By Darren MurphPosted 08.11.2011 at 11:01 am 4 Comments
The most affordable way to stay connected is to rely on Wi-Fi to make calls and get online. If you’re stuck in a hotel, plug a $99 AirPort Express into the wall to turn an Ethernet connection into your own personal Wi-Fi network so you can use your smartphone and other devices.
Last week, Skype released a client for the iPhone, and the whole world -- or at least 50 million iPhone users -- can rejoice. With free calls to other Skype users, the new app (available free from the Apple app store or from Skype)is ground-breaking, because it means you can place Internet calls without having to use AT&T carrier service. And, iPod Touch users now have a reliable VoIP (voice over Internet protocol) tool that is a real game-changer. Essentially, Skype turns the iPod Touch into a cell phone, without any carrier service.
Does the client really work? I tested the service over the past week, and found that it is very reliable in specific conditions, for both local calls and international chats. Skype for iPhone does have a few hang-ups though, and not the kind you'd normally hope for from a phone.
Necessity may be the mother of invention, but cutting down on clutter has its place too
By Gregory MonePosted 01.28.2008 at 12:09 pm 2 Comments
There's no word on a U.S. date yet, but this October, in Japan, Buffalo is going to release a new keyboard with a built-in Skype phone. The photo grabbed me at first—and not just because the person holding the handset seems to have an alien-like hand, suggesting that this could be extra-galactic technology.
I knew when H20-wiz Dave Prochnow suggested a $75 PC project that it'd be popular, but I had no idea how popular. My failure to get the promised "more info" online before the article hit newsstands has resulted in a flood of letters from readers eager to get started. Nothing makes a DIY editor happier, so I'm glad to say the info is now online, with some extra details from Dave, as well as some new sources for the parts. It seems we'd driven so many people to the original sources that they sold out. In the article, we also asked people what they'd do with a cheap PC and have gotten several great responses, which I'll post up here this week. Here's one from reader Mike Creamer:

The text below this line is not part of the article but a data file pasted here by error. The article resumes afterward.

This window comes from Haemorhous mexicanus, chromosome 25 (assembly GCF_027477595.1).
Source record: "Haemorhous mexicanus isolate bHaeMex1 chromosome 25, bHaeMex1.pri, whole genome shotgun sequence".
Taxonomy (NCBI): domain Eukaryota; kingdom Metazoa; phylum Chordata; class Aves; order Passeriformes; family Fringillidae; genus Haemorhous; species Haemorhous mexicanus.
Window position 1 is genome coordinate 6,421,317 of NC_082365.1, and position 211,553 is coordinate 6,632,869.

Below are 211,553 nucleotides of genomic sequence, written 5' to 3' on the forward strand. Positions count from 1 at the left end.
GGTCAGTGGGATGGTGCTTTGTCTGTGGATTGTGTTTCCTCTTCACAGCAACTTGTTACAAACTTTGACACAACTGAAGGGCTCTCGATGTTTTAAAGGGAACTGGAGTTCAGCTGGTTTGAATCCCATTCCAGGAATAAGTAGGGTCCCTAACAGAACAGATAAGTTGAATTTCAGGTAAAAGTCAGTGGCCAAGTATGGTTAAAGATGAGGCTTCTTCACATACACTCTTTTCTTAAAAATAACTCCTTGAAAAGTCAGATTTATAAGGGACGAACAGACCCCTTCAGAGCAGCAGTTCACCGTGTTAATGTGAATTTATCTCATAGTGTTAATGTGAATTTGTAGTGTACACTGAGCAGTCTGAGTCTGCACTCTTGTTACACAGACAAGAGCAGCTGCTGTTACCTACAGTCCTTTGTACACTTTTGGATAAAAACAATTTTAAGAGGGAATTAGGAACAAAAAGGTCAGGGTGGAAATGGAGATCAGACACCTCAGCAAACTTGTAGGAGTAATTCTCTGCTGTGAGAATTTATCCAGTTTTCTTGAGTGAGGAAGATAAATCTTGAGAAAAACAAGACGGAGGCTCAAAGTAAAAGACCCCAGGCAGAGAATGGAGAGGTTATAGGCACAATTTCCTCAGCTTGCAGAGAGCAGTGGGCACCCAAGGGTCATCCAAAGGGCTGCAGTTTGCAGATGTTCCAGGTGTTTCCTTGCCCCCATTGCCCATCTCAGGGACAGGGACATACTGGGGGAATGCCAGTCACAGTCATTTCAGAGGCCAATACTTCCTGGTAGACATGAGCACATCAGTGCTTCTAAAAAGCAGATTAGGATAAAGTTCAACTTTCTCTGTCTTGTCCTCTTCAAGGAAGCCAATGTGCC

I bought all the parts you listed ($62 because I bought a couple of parts used on eBay). I have a hinged wooden box—a pretty lacquered thing—in which I'll assemble the PC. This is going to be exclusively for Skype. I'll attach a USB handset and use it to call my sister in Tennessee for free. I gave her the software and a handset for a gift, and we use the Skype software to keep in touch, but talking in front of my computer is a drag. With this setup, I can keep the tiny Skype PC in the living room and talk to her in comfort. Thanks for the inspiration!
Another reader wrote to remind us that Puppy Linux is a fine alternative to the Damn Small Linux OS we recommended in the article.
Have a cool use for the cheap PC, or a way to make it better or cheaper? Let us know in the comments below. —Mike Haney
By Michael MyserPosted 06.01.2006 at 2:00 am 1 Comment
Forget AT&T and the like. The only phone company you need is Skype, which routes your calls over the Internet and, as of May 15, 2006, costs nothing for outgoing calls made by users in the U.S. and Canada. And now you can almost forget your cellphone provider too-with this new Voice over Internet Protocol (VoIP) gear, you can make calls using Skype (or Vonage, another VoIP provider) from just about anywhere.